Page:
Meanwhile, news reports about Cambodia were scarce. Some mentioned that half a million people had died of starvation, disease, or execution since the fall of Phnom Penh. The group in Philadelphia largely ignored such reports. “They didn’t believe that Cambodians would treat other Cambodians that way,” Beach recalled. Instead they read work by American journalist Gareth Porter, who praised the Khmer Rouge victory and disparaged claims of Communist atrocities. (In 1977 congressional testimony, Porter described international reaction to the Khmer Rouge as “hysterical” and the death march after the fall of Phnom Penh as a “myth.”) Porter’s writing inspired optimism among the men. Coleman felt it, too. “I still hold that against him,” she said of Porter.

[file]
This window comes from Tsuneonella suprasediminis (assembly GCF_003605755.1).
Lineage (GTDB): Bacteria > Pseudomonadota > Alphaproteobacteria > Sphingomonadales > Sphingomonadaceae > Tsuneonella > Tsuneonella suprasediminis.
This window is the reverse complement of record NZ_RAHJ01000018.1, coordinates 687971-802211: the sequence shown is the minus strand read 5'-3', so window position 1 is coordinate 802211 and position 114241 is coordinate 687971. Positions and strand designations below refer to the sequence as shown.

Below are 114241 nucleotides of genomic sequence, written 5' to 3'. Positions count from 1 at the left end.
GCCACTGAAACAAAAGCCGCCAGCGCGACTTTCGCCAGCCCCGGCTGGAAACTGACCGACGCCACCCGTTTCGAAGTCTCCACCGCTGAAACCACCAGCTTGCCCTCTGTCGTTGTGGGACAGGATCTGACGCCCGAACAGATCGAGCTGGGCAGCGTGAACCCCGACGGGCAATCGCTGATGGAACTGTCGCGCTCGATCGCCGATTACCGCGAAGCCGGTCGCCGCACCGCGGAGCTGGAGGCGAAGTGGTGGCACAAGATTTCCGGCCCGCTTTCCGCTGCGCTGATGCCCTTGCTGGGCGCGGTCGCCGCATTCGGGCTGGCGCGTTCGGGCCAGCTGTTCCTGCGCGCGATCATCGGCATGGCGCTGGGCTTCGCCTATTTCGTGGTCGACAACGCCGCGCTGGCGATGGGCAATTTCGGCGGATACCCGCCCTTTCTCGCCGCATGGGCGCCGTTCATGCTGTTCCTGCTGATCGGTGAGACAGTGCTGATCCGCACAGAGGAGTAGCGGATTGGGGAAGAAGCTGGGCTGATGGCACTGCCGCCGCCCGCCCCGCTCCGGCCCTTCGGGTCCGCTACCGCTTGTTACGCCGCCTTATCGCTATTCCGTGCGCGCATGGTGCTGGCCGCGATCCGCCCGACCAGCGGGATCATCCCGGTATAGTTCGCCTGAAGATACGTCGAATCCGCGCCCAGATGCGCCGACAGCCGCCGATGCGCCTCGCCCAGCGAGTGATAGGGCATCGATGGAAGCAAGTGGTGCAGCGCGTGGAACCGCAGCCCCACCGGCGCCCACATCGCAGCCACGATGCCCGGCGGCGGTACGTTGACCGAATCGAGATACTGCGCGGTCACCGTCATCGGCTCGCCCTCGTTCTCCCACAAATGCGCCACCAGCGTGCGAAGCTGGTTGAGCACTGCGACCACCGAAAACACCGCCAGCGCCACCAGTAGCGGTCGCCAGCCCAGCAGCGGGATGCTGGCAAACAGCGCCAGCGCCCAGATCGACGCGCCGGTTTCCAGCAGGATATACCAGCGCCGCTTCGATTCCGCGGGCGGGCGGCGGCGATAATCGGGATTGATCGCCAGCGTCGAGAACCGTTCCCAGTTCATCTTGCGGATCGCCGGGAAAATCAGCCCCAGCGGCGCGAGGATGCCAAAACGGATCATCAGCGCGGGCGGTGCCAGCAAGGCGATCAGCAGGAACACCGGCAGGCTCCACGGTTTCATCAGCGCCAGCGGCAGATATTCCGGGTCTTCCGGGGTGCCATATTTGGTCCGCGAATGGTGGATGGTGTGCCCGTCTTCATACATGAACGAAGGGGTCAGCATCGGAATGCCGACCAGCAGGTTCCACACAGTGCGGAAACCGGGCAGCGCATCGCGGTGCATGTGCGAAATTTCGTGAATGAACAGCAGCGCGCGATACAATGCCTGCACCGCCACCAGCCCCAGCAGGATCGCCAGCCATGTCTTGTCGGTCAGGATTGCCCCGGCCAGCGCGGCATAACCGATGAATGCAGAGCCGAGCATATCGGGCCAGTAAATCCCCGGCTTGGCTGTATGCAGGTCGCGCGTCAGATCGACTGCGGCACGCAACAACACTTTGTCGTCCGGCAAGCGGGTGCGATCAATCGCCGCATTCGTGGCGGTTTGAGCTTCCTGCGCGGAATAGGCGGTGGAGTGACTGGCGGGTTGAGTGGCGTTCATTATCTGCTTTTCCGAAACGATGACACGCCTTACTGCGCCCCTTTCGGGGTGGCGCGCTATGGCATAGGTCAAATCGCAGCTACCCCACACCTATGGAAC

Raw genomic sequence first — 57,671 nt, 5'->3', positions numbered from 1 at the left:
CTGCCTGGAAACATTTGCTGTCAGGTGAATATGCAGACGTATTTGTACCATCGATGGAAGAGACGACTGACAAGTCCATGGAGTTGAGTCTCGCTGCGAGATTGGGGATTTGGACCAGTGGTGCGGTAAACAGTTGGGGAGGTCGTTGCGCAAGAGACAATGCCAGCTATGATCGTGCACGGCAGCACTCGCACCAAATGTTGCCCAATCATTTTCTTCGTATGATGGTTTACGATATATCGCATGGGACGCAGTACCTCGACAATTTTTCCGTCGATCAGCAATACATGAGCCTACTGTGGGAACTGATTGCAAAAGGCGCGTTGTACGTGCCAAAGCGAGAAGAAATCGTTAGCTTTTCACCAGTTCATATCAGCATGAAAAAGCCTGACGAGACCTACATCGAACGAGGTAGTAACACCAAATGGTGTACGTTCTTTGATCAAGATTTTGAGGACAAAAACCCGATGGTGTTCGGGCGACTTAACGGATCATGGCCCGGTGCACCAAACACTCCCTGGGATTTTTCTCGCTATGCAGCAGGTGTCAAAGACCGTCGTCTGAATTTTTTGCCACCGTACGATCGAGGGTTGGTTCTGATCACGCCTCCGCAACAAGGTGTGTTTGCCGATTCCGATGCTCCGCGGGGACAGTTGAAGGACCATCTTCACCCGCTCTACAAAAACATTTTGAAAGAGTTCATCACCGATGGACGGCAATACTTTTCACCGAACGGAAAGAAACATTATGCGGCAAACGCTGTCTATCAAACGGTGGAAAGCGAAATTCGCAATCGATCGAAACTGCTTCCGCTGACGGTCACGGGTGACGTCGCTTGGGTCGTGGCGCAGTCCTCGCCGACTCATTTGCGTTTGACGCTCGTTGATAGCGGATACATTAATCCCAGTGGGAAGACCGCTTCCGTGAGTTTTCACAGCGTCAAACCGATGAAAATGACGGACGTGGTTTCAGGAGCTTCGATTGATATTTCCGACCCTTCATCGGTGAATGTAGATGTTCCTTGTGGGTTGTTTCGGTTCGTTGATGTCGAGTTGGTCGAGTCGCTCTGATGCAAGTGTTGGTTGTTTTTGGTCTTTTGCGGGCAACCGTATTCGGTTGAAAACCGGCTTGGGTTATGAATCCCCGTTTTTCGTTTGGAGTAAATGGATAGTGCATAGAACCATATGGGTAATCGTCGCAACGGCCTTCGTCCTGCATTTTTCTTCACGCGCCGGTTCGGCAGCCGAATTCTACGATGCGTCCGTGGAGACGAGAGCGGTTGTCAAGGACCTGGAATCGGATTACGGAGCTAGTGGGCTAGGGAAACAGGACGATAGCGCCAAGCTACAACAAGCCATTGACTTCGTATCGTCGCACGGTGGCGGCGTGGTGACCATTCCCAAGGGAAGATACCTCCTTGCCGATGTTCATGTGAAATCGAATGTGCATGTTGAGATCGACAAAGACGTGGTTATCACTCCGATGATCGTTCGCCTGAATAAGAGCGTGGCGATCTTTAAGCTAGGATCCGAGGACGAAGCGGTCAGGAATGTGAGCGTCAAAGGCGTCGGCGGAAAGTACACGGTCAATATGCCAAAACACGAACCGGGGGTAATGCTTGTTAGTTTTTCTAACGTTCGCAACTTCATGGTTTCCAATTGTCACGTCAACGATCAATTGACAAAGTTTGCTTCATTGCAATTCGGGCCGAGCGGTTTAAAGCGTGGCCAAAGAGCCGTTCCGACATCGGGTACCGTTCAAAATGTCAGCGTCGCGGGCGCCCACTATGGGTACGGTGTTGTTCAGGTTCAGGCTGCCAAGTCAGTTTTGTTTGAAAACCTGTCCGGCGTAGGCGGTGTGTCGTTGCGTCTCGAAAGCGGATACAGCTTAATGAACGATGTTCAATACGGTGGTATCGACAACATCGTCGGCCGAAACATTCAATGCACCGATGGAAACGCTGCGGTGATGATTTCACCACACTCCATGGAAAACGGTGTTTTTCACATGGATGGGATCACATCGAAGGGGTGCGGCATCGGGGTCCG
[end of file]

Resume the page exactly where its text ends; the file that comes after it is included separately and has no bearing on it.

According to Coleman, the State Department—specifically the Bureau of East Asian and Pacific Affairs—told the Nationalities Service Center that it knew nothing about what was happening in Cambodia. In fact, an official in Thailand named Charles Twining was filing reports to the bureau informed by refugee interviews. On March 31, 1976, Twining described “a Spartan, miserable existence for people constantly living in fear, under strict control. Disease and executions have become commonplace.” There was also at least one government cable about the fate of Cambodians who returned home from foreign countries. Sent in September 1975, it noted that there was “fairly reliable evidence that a number of Cambodians who repatriated themselves from Thailand were executed by the Khmer Rouge.”